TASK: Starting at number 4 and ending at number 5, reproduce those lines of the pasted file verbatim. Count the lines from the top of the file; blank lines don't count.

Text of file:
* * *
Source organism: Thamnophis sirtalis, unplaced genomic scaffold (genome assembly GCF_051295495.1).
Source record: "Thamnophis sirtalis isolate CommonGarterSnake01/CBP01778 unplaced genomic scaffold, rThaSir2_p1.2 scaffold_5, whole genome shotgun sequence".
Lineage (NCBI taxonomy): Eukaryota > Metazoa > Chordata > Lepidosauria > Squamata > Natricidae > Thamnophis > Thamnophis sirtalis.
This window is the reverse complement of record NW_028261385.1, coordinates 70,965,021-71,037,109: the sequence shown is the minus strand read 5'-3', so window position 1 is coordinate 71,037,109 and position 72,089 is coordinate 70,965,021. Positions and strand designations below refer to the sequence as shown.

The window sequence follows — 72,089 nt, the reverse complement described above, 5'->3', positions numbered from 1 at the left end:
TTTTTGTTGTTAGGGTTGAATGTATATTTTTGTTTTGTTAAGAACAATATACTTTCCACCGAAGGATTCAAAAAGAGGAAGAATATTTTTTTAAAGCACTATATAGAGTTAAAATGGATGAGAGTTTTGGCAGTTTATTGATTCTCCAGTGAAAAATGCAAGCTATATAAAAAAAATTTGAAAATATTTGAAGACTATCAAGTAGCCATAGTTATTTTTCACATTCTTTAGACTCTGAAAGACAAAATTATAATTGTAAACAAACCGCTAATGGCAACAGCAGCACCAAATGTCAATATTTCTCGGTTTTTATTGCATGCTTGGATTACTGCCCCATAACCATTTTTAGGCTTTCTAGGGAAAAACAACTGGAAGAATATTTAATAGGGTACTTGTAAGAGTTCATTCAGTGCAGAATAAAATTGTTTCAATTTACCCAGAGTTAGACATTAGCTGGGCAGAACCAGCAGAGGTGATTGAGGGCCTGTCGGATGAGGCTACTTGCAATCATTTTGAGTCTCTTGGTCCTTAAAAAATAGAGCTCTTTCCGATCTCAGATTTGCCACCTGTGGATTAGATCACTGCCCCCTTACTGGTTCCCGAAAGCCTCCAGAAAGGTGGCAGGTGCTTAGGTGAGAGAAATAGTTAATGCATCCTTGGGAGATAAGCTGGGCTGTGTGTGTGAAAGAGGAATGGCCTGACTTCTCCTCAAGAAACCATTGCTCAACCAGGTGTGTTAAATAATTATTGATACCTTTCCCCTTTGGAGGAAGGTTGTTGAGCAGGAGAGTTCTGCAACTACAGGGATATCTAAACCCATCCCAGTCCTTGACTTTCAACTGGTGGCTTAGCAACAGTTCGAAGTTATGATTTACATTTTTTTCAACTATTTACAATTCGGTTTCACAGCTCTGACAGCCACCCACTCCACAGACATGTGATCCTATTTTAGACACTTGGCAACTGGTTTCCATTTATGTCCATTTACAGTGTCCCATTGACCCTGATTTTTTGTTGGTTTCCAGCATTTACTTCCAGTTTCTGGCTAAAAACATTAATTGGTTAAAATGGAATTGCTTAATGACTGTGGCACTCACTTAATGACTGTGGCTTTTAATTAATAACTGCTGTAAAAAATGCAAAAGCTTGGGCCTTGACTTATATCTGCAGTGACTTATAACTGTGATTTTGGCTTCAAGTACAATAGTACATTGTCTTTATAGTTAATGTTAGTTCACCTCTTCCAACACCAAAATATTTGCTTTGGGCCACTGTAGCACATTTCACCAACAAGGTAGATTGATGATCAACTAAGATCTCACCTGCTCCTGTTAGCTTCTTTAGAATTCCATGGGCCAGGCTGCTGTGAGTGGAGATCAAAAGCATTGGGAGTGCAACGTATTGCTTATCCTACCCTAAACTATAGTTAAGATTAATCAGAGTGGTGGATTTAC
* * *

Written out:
This window is the reverse complement of record NW_028261385.1, coordinates 70,965,021-71,037,109: the sequence shown is the minus strand read 5'-3', so window position 1 is coordinate 71,037,109 and position 72,089 is coordinate 70,965,021. Positions and strand designations below refer to the sequence as shown.

The window sequence follows — 72,089 nt, the reverse complement described above, 5'->3', positions numbered from 1 at the left end: